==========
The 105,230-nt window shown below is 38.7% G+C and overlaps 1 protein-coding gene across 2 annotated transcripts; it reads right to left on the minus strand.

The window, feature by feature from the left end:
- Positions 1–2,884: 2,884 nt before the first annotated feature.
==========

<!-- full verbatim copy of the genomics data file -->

The 105,230-nt window shown below is 38.7% G+C and overlaps 1 protein-coding gene across 2 annotated transcripts; it reads right to left on the minus strand.

The window, feature by feature from the left end:
- Positions 1–2,884: 2,884 nt before the first annotated feature.